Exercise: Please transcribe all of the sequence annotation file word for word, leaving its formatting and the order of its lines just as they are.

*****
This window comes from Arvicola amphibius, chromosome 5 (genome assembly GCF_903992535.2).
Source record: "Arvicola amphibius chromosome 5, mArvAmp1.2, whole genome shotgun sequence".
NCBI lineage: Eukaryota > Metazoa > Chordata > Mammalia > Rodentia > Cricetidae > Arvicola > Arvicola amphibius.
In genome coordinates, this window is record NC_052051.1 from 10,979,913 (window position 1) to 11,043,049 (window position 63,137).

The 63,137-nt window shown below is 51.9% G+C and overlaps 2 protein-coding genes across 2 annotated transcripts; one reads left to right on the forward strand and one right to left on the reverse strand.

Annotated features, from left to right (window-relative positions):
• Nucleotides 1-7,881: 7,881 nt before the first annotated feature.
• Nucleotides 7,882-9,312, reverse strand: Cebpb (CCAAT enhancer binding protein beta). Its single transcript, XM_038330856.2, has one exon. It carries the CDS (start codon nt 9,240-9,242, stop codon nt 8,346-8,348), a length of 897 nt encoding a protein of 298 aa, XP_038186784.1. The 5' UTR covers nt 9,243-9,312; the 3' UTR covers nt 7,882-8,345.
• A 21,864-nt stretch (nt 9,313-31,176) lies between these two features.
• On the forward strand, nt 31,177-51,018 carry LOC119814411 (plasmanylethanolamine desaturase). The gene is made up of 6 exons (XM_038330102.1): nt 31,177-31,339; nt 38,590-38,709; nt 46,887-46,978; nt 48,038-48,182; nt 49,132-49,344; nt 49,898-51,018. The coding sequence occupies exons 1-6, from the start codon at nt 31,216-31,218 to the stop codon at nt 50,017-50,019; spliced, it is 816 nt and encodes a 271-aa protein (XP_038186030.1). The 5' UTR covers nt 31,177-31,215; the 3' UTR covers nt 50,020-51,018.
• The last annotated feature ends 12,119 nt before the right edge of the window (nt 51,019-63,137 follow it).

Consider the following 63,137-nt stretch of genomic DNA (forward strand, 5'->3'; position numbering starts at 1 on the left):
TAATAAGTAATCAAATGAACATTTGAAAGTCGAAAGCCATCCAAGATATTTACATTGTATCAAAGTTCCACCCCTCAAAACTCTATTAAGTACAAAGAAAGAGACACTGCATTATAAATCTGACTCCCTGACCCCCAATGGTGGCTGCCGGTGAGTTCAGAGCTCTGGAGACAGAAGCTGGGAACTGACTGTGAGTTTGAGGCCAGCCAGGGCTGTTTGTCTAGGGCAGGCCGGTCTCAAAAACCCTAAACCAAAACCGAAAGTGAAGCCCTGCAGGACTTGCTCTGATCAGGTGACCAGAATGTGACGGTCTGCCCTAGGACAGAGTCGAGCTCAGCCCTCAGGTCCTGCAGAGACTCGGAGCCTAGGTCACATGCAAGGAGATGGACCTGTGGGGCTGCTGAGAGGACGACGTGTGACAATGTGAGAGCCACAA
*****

This window comes from Arvicola amphibius, chromosome 5 (genome assembly GCF_903992535.2).
Source record: "Arvicola amphibius chromosome 5, mArvAmp1.2, whole genome shotgun sequence".
NCBI lineage: Eukaryota > Metazoa > Chordata > Mammalia > Rodentia > Cricetidae > Arvicola > Arvicola amphibius.
In genome coordinates, this window is record NC_052051.1 from 10,979,913 (window position 1) to 11,043,049 (window position 63,137).

The 63,137-nt window shown below is 51.9% G+C and overlaps 2 protein-coding genes across 2 annotated transcripts; one reads left to right on the forward strand and one right to left on the reverse strand.

Annotated features, from left to right (window-relative positions):
• Nucleotides 1-7,881: 7,881 nt before the first annotated feature.
• Nucleotides 7,882-9,312, reverse strand: Cebpb (CCAAT enhancer binding protein beta). Its single transcript, XM_038330856.2, has one exon. It carries the CDS (start codon nt 9,240-9,242, stop codon nt 8,346-8,348), a length of 897 nt encoding a protein of 298 aa, XP_038186784.1. The 5' UTR covers nt 9,243-9,312; the 3' UTR covers nt 7,882-8,345.
• A 21,864-nt stretch (nt 9,313-31,176) lies between these two features.
• On the forward strand, nt 31,177-51,018 carry LOC119814411 (plasmanylethanolamine desaturase). The gene is made up of 6 exons (XM_038330102.1): nt 31,177-31,339; nt 38,590-38,709; nt 46,887-46,978; nt 48,038-48,182; nt 49,132-49,344; nt 49,898-51,018. The coding sequence occupies exons 1-6, from the start codon at nt 31,216-31,218 to the stop codon at nt 50,017-50,019; spliced, it is 816 nt and encodes a 271-aa protein (XP_038186030.1). The 5' UTR covers nt 31,177-31,215; the 3' UTR covers nt 50,020-51,018.
• The last annotated feature ends 12,119 nt before the right edge of the window (nt 51,019-63,137 follow it).

Consider the following 63,137-nt stretch of genomic DNA (forward strand, 5'->3'; position numbering starts at 1 on the left):
TAATAAGTAATCAAATGAACATTTGAAAGTCGAAAGCCATCCAAGATATTTACATTGTATCAAAGTTCCACCCCTCAAAACTCTATTAAGTACAAAGAAAGAGACACTGCATTATAAATCTGACTCCCTGACCCCCAATGGTGGCTGCCGGTGAGTTCAGAGCTCTGGAGACAGAAGCTGGGAACTGACTGTGAGTTTGAGGCCAGCCAGGGCTGTTTGTCTAGGGCAGGCCGGTCTCAAAAACCCTAAACCAAAACCGAAAGTGAAGCCCTGCAGGACTTGCTCTGATCAGGTGACCAGAATGTGACGGTCTGCCCTAGGACAGAGTCGAGCTCAGCCCTCAGGTCCTGCAGAGACTCGGAGCCTAGGTCACATGCAAGGAGATGGACCTGTGGGGCTGCTGAGAGGACGACGTGTGACAATGTGAGAGCCACAA